Teledyne Scientific joins researchers pursuing artificial intelligence for image analysis

WASHINGTON, 26 Nov. 2013. Artificial intelligence experts at Teledyne Scientific & Imaging LLC in Thousand Oaks, Calif., are joining those at the Siemens Corp. Corporate Research And Technology Division in Princeton, N.J., Carnegie Mellon University in Pittsburgh and HRL Laboratories LLC in Malibu, Calif., on an intelligence research project to unlock secrets in the nature of knowledge in an effort to improve tools and training available to intelligence analysts.

Teledyne Scientific won an $8.4 million earlier this month for the Knowledge Representation in Neural Systems (KRNS) program of the Intelligence Advanced Research Projects Agency (IARPA) in Washington.

Siemens, which won a $2.2 million contract, and Teledyne won their KRNS contracts this month, while Carnegie Mellon, which won a $4.8 million contract, and HRL, which won a $10.3 million contract, received their awards in September before the temporary government shutdown.

Experts from Teledyne Scientific, Siemens, Carnegie Mellon, and HRL will develop new theories that explain how conceptual knowledge is represented in the human brain and test those theories by demonstrating the ability to predict and interpret concept-relate patterns of neural activity measured non-invasively.

Awarding the contracts on behalf of IARPA were officials of the U.S. Air Force Research Laboratory at Wright-Patterson Air Force Base, Ohio. IARPA is the research arm of the U.S. Office of the Director of National Intelligence.

KRNS seeks to develop and test theories that explain how the human brain represents diverse types of conceptual knowledge within spatial and changing patterns of neural activity.

Teledyne, Siemens, Carnegie Mellon, and HRL experts will develop systems that aim to predict patterns of neural activity associated with particular concepts and that can interpret which concepts are represented within measured patterns of neural activity.

The program will obtain all neural activity data using non-invasive methods such as functional magnetic resonance imaging (FMRI) and magnetoencephalography (MEG).

The program may uncover new ways of helping intelligence analysts probe deeply into images, video, text, and other data sets. When making sense of intelligence data, analysts rely on rich repertoires of conceptual knowledge to resolve ambiguities, make inferences, and draw conclusions.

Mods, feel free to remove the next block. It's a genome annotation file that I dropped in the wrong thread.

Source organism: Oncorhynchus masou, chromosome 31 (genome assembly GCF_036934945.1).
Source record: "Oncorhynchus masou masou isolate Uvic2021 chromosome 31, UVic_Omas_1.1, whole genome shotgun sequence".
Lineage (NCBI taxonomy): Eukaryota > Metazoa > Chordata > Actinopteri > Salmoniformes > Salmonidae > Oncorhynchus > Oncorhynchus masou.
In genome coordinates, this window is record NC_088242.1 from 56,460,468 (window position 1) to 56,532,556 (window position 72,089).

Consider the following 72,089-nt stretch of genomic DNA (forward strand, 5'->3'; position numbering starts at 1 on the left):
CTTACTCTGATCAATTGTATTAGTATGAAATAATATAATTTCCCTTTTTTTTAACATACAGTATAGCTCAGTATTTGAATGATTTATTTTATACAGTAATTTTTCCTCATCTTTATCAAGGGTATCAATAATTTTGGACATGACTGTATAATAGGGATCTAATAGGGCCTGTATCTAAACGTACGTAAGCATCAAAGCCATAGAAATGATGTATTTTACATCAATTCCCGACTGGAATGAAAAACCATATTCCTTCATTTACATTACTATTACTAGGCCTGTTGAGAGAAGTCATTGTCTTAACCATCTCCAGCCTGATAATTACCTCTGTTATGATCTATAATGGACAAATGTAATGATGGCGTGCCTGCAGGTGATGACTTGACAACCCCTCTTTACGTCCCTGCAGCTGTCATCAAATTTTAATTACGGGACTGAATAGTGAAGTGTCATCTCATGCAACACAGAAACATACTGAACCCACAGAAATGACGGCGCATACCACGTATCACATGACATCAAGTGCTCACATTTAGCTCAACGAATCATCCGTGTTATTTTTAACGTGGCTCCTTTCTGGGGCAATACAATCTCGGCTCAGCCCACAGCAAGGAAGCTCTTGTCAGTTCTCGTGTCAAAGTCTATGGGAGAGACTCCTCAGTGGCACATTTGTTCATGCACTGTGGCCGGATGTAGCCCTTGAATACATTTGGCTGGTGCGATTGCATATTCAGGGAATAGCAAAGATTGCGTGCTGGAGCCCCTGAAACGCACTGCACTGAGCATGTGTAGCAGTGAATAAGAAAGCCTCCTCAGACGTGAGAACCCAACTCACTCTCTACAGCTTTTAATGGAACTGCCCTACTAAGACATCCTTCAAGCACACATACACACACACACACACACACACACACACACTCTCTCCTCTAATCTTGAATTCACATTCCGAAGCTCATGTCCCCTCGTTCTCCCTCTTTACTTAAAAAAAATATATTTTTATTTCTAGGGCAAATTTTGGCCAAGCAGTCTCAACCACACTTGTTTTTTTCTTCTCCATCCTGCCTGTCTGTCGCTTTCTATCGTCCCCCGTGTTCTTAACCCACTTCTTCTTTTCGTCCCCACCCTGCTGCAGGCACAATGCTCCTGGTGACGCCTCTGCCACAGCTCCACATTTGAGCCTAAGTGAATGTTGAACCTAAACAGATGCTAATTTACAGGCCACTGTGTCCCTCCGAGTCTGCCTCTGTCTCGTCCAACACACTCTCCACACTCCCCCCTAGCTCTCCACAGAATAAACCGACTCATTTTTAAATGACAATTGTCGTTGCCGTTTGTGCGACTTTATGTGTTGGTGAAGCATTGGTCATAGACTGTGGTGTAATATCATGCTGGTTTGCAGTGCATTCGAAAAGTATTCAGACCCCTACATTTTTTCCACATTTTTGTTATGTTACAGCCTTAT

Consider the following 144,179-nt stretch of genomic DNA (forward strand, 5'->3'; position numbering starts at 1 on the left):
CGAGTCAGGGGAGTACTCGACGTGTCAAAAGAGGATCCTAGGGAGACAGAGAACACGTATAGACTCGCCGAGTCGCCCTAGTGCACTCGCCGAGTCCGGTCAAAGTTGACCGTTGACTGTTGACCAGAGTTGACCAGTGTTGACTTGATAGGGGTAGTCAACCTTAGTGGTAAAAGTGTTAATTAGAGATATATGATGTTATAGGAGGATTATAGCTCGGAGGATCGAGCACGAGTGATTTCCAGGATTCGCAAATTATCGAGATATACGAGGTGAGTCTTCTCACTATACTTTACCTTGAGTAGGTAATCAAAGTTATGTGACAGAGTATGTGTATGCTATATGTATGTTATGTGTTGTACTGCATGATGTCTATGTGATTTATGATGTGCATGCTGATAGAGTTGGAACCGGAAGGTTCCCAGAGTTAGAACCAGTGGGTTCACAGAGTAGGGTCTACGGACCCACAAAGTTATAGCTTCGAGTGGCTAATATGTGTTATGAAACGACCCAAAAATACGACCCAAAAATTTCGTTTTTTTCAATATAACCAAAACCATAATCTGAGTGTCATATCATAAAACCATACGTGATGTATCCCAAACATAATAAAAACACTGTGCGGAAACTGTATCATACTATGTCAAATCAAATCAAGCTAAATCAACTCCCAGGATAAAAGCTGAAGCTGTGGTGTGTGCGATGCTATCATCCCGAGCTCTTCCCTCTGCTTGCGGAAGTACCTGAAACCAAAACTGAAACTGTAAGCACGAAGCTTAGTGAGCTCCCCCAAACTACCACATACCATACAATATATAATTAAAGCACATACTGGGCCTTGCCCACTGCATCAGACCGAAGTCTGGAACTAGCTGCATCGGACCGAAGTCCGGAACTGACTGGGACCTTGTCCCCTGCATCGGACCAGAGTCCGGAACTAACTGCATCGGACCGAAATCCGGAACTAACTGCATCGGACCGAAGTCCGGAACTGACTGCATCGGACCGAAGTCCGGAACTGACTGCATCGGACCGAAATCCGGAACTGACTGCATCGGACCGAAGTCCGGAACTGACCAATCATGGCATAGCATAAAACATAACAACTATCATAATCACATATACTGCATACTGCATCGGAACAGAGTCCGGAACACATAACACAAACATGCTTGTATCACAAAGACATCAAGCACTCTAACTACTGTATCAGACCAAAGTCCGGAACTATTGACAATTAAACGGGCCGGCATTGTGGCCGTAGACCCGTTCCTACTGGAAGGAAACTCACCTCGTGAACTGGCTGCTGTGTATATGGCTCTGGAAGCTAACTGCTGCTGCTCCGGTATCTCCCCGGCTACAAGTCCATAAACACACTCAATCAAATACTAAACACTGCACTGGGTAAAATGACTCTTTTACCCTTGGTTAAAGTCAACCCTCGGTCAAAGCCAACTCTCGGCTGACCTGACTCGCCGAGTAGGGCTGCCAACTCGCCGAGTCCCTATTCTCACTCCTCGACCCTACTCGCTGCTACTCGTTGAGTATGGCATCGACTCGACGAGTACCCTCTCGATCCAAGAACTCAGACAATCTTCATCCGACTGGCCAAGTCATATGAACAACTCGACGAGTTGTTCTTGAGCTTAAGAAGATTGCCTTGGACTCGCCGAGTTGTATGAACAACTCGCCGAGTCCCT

Conceptual knowledge refers to knowledge about the properties of an entity -- such as an apple is edible -- as well as its relationships to other entities -- such as an apple is related to orchards and grocery stores.

Understanding how the human brain represents conceptual knowledge is a step toward building new analysis tools that acquire, organize and wield knowledge with unprecedented proficiency, IARPA officials say.

Moreover, such understanding may lead to the development of novel techniques for training intelligence analysts and linguists.

The KRNS program consists of two phases: one that seeks to understand how the brain varies its representation of a concept, such as the apple was delicious, versus the boy threw the apple.

The second phase of the KRNS program will explore how the brain represents single concepts and combinations of concepts, such as the doctor drove the car, as opposed to doctor, drove, and car.

Teledyne, Siemens, Carnegie Mellon, and HRL should finish this phase of the KRNS program by November 2016. For more information contact Teledyne Scientific & Imaging online at www.teledyne-si.com, Siemens Corporate Research at www.usa.siemens.com/en/about_us/research, Carnegie Mellon University at www.cmu.edu/research, HRL Laboratories at www.hrl.com, or IARPA at www.iarpa.gov.

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